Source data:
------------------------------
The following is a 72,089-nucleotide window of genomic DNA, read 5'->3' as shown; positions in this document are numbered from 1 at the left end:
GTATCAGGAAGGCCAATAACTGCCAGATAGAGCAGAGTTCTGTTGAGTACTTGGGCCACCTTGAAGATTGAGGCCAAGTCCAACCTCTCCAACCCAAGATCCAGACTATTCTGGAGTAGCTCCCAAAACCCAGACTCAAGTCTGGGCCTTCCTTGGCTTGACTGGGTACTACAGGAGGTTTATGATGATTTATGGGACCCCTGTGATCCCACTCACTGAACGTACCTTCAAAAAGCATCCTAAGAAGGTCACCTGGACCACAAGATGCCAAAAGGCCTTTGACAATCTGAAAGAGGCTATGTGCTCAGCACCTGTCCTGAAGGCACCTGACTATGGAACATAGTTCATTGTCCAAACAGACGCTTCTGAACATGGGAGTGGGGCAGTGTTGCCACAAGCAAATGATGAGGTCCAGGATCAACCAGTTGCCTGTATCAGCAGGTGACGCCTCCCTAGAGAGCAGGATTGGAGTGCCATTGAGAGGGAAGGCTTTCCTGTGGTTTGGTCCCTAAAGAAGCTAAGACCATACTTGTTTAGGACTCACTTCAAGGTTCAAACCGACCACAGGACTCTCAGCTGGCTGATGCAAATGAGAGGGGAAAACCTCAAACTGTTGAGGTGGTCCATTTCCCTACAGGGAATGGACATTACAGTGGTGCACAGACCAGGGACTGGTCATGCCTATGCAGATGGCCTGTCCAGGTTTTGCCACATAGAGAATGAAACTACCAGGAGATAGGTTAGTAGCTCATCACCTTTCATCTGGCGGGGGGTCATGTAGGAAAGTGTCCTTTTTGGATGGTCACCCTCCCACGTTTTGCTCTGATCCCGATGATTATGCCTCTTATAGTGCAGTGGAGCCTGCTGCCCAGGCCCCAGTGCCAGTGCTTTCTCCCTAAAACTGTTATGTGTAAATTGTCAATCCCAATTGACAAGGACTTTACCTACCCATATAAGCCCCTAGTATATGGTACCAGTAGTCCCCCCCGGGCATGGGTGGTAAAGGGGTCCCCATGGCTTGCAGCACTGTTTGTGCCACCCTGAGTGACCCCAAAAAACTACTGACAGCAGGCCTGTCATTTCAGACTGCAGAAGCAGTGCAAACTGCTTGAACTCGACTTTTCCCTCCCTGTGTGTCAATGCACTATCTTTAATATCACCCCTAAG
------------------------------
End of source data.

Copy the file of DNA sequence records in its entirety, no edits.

The following is a 72,089-nucleotide window of genomic DNA, read 5'->3' as shown; positions in this document are numbered from 1 at the left end:
GTATCAGGAAGGCCAATAACTGCCAGATAGAGCAGAGTTCTGTTGAGTACTTGGGCCACCTTGAAGATTGAGGCCAAGTCCAACCTCTCCAACCCAAGATCCAGACTATTCTGGAGTAGCTCCCAAAACCCAGACTCAAGTCTGGGCCTTCCTTGGCTTGACTGGGTACTACAGGAGGTTTATGATGATTTATGGGACCCCTGTGATCCCACTCACTGAACGTACCTTCAAAAAGCATCCTAAGAAGGTCACCTGGACCACAAGATGCCAAAAGGCCTTTGACAATCTGAAAGAGGCTATGTGCTCAGCACCTGTCCTGAAGGCACCTGACTATGGAACATAGTTCATTGTCCAAACAGACGCTTCTGAACATGGGAGTGGGGCAGTGTTGCCACAAGCAAATGATGAGGTCCAGGATCAACCAGTTGCCTGTATCAGCAGGTGACGCCTCCCTAGAGAGCAGGATTGGAGTGCCATTGAGAGGGAAGGCTTTCCTGTGGTTTGGTCCCTAAAGAAGCTAAGACCATACTTGTTTAGGACTCACTTCAAGGTTCAAACCGACCACAGGACTCTCAGCTGGCTGATGCAAATGAGAGGGGAAAACCTCAAACTGTTGAGGTGGTCCATTTCCCTACAGGGAATGGACATTACAGTGGTGCACAGACCAGGGACTGGTCATGCCTATGCAGATGGCCTGTCCAGGTTTTGCCACATAGAGAATGAAACTACCAGGAGATAGGTTAGTAGCTCATCACCTTTCATCTGGCGGGGGGTCATGTAGGAAAGTGTCCTTTTTGGATGGTCACCCTCCCACGTTTTGCTCTGATCCCGATGATTATGCCTCTTATAGTGCAGTGGAGCCTGCTGCCCAGGCCCCAGTGCCAGTGCTTTCTCCCTAAAACTGTTATGTGTAAATTGTCAATCCCAATTGACAAGGACTTTACCTACCCATATAAGCCCCTAGTATATGGTACCAGTAGTCCCCCCCGGGCATGGGTGGTAAAGGGGTCCCCATGGCTTGCAGCACTGTTTGTGCCACCCTGAGTGACCCCAAAAAACTACTGACAGCAGGCCTGTCATTTCAGACTGCAGAAGCAGTGCAAACTGCTTGAACTCGACTTTTCCCTCCCTGTGTGTCAATGCACTATCTTTAATATCACCCCTAAG